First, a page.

de Lint, Charles. 1998. Someplace to Be Flying. New York: Tor.
Reviewed 16 May 1998
Newford is my kind of town. It's big enough to hold lots of interesting characters without forcing them to rub elbows with each other in the next book (although that is, as discussed below, the major flaw of this novel). At the same time, it's not a faceless cavern like New York or LA. And it certainly hosts some interesting people and events!
De Lint does an exceptionally fine job of borrowing folklore and putting it in another context. Unlike the many pseudoArthurian/quasiCeltic boy-meets-marries/sexually assaults/both-girl books masquerading as novels these days, Someplace to Be Flying clearly shows respect for its source material without merely dressing it up in 90s prose and Attitude. The folklore fits Newford--it's otherworldly without invoking our jaded fear of the unknown as its otherworldly character. And de Lint keeps successfully adapting slightly different folklore to his stories and novels set in Newford without undermining himself very much (but see below).
Someplace to Be Flying does have a typical de Lint plot structure: a young woman becomes the focus of otherwordly powers in urban Canada, transforms her understanding of herself and her surroundings, and is critically involved in saving The World as We Know It from those otherworldly powers gone amok. But, at a general level, this describes an awful lot of books, not just de Lint's! De Lint successfully makes each of his books different by engaging in different metanarratives and different means of character development.
The mythic structure of Someplace to Be Flying may be similar to previous books, but the development is different. The author appears to be setting his sights higher now than he did with his mid-1980s efforts set in Ottawa. This has elevated his prose and his character development from merely satisfactory to quite good. One thing that I like a great deal about Someplace to Be Flying is the not-quite-reliable narrators of some POVs, particularly in chapters 3, 4, and 7. That is extremely difficult to pull off in contemporary fiction--perhaps because few editors seem interested in it.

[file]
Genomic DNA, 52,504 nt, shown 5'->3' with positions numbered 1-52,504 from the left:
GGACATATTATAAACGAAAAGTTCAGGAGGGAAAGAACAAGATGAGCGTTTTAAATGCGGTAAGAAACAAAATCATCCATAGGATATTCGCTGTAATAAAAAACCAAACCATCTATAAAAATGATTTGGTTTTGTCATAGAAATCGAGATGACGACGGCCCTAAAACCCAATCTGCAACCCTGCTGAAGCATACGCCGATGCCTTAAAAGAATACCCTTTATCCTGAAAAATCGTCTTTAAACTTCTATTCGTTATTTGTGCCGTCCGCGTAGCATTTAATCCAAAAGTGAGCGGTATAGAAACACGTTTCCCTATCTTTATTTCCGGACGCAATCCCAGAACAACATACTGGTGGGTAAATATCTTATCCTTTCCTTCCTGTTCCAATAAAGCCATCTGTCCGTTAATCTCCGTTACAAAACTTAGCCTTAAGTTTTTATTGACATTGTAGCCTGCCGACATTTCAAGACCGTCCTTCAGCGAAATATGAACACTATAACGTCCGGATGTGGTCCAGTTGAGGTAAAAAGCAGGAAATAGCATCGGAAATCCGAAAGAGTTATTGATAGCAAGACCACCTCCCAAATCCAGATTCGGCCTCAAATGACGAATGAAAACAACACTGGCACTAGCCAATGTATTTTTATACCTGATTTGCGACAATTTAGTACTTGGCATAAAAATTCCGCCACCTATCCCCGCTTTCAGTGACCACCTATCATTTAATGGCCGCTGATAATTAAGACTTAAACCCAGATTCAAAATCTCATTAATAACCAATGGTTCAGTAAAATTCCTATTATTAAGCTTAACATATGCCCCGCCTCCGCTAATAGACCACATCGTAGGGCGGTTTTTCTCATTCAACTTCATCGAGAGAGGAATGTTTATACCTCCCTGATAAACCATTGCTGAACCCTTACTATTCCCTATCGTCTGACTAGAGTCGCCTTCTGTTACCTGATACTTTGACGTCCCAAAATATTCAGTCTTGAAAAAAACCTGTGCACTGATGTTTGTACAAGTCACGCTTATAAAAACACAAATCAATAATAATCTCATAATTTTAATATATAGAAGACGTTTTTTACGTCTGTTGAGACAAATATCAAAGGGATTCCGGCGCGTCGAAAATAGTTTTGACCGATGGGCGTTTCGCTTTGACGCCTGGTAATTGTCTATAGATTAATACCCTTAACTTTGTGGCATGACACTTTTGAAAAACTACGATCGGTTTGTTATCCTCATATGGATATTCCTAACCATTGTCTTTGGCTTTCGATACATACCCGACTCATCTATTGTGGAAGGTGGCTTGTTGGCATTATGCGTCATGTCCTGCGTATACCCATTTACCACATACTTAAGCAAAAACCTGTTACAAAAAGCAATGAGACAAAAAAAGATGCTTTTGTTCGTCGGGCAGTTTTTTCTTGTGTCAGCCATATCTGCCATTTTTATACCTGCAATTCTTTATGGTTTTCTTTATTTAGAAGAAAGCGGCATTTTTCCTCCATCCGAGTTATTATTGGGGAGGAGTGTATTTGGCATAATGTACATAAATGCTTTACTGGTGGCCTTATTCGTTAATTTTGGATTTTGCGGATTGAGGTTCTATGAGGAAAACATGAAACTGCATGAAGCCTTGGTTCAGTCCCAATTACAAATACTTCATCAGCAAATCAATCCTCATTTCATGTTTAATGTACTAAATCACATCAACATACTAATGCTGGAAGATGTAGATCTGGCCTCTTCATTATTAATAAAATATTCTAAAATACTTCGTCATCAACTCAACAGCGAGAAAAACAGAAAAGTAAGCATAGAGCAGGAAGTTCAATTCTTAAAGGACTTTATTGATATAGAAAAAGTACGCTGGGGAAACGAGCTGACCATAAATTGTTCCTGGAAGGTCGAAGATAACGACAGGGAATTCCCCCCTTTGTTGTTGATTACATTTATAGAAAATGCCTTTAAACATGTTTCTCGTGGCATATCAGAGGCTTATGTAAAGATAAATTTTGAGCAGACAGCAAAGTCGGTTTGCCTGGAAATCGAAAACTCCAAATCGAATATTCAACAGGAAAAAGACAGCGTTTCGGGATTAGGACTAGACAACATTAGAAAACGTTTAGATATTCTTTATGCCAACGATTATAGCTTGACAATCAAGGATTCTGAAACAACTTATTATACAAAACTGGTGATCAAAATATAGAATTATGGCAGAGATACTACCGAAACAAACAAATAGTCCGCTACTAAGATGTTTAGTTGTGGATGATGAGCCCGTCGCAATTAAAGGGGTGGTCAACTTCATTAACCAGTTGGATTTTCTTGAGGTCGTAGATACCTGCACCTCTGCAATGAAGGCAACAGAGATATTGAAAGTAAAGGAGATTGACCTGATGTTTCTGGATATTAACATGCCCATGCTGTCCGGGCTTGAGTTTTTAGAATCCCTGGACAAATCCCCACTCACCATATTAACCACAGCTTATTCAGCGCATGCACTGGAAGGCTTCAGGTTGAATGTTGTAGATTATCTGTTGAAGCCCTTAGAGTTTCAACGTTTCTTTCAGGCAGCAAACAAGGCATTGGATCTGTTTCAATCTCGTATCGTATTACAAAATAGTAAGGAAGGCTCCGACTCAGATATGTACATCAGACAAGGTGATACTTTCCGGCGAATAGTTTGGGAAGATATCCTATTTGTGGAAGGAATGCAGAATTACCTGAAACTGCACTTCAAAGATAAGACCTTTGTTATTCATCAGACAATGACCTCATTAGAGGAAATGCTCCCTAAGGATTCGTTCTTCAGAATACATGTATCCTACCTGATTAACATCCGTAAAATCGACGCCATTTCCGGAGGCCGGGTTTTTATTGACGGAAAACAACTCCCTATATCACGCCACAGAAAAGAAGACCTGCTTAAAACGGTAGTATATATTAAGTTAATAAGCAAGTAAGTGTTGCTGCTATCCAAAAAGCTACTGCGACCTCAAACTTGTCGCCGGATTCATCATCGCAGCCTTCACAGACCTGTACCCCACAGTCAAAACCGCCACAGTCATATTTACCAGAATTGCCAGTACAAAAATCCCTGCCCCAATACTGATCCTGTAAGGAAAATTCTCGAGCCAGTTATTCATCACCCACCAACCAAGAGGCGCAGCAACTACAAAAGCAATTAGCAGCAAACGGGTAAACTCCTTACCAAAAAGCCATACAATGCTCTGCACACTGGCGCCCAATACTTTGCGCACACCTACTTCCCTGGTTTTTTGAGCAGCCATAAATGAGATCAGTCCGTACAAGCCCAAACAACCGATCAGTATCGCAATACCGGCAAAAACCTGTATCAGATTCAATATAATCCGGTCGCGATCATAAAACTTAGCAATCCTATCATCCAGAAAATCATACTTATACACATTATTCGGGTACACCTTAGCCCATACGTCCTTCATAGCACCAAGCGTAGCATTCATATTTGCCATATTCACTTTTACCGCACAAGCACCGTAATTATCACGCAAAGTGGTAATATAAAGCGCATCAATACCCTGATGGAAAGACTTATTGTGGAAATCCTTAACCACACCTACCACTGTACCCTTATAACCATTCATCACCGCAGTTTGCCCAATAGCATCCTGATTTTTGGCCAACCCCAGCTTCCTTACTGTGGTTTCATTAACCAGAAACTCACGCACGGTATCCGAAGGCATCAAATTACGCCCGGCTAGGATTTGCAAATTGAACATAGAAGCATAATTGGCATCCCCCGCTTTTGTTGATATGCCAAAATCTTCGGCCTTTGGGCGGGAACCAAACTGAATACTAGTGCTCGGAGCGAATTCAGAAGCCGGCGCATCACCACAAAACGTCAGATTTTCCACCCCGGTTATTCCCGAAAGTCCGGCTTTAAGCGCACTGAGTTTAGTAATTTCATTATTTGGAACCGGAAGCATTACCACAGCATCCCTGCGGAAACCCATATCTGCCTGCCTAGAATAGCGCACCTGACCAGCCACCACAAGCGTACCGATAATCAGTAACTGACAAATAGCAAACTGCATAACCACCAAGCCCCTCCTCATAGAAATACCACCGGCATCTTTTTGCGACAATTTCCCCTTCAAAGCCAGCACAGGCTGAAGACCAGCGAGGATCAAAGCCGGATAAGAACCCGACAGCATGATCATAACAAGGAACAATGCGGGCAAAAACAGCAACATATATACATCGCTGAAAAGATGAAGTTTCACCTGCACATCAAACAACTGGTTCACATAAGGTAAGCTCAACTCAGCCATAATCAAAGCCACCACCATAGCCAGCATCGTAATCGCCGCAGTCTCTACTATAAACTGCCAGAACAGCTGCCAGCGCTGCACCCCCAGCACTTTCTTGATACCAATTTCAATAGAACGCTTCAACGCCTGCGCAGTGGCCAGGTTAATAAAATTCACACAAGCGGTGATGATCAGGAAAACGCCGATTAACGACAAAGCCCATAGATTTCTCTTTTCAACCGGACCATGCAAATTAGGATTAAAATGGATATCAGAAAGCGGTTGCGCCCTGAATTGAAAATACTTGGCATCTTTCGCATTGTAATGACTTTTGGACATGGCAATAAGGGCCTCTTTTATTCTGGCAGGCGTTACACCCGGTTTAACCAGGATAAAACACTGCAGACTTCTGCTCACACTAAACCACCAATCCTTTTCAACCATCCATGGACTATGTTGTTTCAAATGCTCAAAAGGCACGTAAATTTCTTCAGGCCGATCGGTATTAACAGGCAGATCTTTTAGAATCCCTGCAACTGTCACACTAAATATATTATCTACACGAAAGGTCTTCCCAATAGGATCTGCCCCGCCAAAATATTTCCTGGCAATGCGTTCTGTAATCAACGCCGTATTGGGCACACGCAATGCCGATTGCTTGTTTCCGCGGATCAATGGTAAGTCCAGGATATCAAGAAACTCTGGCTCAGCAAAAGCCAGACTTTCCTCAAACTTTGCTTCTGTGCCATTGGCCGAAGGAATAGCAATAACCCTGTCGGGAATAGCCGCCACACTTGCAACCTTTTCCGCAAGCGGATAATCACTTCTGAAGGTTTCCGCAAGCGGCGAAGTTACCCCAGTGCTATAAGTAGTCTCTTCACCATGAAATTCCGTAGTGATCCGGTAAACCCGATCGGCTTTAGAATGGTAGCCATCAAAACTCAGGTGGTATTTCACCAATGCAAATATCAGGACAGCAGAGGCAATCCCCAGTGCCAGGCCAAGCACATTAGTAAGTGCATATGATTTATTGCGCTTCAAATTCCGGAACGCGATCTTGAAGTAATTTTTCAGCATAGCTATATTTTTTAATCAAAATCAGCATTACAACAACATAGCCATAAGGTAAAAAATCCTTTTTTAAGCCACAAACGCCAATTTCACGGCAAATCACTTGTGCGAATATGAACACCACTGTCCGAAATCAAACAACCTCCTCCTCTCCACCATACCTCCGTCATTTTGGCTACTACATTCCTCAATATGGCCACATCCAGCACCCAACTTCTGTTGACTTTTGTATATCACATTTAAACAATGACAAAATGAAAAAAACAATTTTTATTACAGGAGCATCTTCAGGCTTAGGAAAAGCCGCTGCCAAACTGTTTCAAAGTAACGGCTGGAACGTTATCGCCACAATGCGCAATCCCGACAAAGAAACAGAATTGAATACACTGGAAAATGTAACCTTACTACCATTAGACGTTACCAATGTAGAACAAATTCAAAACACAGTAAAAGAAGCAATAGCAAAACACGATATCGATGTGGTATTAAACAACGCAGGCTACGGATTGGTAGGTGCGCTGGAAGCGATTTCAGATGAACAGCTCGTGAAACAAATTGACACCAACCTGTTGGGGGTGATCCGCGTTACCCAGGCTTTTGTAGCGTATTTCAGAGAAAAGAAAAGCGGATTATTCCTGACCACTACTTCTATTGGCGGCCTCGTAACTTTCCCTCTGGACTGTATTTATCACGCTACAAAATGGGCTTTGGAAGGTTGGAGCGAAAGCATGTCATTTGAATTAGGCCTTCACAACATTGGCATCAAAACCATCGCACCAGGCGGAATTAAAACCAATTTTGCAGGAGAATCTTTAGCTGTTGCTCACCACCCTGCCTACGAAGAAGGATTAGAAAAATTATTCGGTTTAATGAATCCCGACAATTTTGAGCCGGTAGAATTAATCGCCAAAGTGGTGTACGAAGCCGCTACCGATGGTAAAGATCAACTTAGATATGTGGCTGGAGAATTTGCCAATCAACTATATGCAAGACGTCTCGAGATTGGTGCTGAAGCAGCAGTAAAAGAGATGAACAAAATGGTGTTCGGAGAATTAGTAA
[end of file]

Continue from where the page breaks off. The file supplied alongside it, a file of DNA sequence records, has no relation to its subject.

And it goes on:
De Lint's fascination with the criminal underworld and "unofficial" people and economy add a great deal of interest to his environment. One reason I don't read much contemporary horror is the whitebread middle-class environs that dominate the genre. I can almost hear the creepy background music when a non-white, non-middle-class character steps on stage, or the characters leave the whitebread for the rye. De Lint successfully avoids these problems by obviously caring about his marginalized people. In Someplace to Be Flying, his lack of prejudice toward individual human beings has an ironic counterpoint in the violent prejudices of the cuckoos, the corbae, and the canids. A lesser writer would either make them simple mirrors of each other or fail to see any distinction. Without either "just showing" or preaching, de Lint makes us aware of the counterpoint as a human strength that is just different from the Animal People--neither inferior (making the Animal People gods) or superior (making the Animal People irrelevant). He also ties this strength of human character directly in to an almost Germanic individualismus in character development.
The major logical flaw in this book also concerns Newford. We get glances of characters from Memory and Dream (), including references to a numena-creator (Barbara Nichols). But we never see any of the numena in Someplace to Be Flying, although the creation myths forming the underpinning of both books are startlingly similar. This is a relatively minor quibble. De Lint isn't writing "series" books per se; he is exploring a huge, well-realized environment. Nonetheless, the environment shouldn't discount previous stories as it develops.
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